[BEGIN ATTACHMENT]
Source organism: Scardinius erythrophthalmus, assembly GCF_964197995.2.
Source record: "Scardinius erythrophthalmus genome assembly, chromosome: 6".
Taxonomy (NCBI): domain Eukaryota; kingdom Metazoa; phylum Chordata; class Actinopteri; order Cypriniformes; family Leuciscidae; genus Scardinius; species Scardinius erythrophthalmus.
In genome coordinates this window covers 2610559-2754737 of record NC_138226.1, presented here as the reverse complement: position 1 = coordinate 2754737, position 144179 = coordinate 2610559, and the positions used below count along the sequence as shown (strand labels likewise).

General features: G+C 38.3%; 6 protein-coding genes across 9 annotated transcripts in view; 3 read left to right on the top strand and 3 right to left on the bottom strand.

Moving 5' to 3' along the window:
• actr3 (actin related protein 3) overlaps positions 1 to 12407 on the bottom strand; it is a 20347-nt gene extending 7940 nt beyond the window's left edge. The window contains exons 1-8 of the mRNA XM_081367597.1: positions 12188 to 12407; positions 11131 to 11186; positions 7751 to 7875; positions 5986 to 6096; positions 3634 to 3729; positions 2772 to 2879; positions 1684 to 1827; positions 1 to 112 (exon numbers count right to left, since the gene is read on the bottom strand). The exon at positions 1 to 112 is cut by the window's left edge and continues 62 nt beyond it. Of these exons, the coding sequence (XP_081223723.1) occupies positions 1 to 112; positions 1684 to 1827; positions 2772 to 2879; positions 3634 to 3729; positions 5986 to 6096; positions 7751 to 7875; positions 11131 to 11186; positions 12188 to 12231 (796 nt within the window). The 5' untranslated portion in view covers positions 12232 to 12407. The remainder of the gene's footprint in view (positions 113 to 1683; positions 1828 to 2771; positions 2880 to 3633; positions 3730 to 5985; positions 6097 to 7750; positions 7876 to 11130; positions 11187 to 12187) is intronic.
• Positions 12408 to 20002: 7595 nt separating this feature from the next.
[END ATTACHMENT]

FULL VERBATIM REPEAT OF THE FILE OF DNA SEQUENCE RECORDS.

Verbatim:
Source organism: Scardinius erythrophthalmus, assembly GCF_964197995.2.
Source record: "Scardinius erythrophthalmus genome assembly, chromosome: 6".
Taxonomy (NCBI): domain Eukaryota; kingdom Metazoa; phylum Chordata; class Actinopteri; order Cypriniformes; family Leuciscidae; genus Scardinius; species Scardinius erythrophthalmus.
In genome coordinates this window covers 2610559-2754737 of record NC_138226.1, presented here as the reverse complement: position 1 = coordinate 2754737, position 144179 = coordinate 2610559, and the positions used below count along the sequence as shown (strand labels likewise).

General features: G+C 38.3%; 6 protein-coding genes across 9 annotated transcripts in view; 3 read left to right on the top strand and 3 right to left on the bottom strand.

Moving 5' to 3' along the window:
• actr3 (actin related protein 3) overlaps positions 1 to 12407 on the bottom strand; it is a 20347-nt gene extending 7940 nt beyond the window's left edge. The window contains exons 1-8 of the mRNA XM_081367597.1: positions 12188 to 12407; positions 11131 to 11186; positions 7751 to 7875; positions 5986 to 6096; positions 3634 to 3729; positions 2772 to 2879; positions 1684 to 1827; positions 1 to 112 (exon numbers count right to left, since the gene is read on the bottom strand). The exon at positions 1 to 112 is cut by the window's left edge and continues 62 nt beyond it. Of these exons, the coding sequence (XP_081223723.1) occupies positions 1 to 112; positions 1684 to 1827; positions 2772 to 2879; positions 3634 to 3729; positions 5986 to 6096; positions 7751 to 7875; positions 11131 to 11186; positions 12188 to 12231 (796 nt within the window). The 5' untranslated portion in view covers positions 12232 to 12407. The remainder of the gene's footprint in view (positions 113 to 1683; positions 1828 to 2771; positions 2880 to 3633; positions 3730 to 5985; positions 6097 to 7750; positions 7876 to 11130; positions 11187 to 12187) is intronic.
• Positions 12408 to 20002: 7595 nt separating this feature from the next.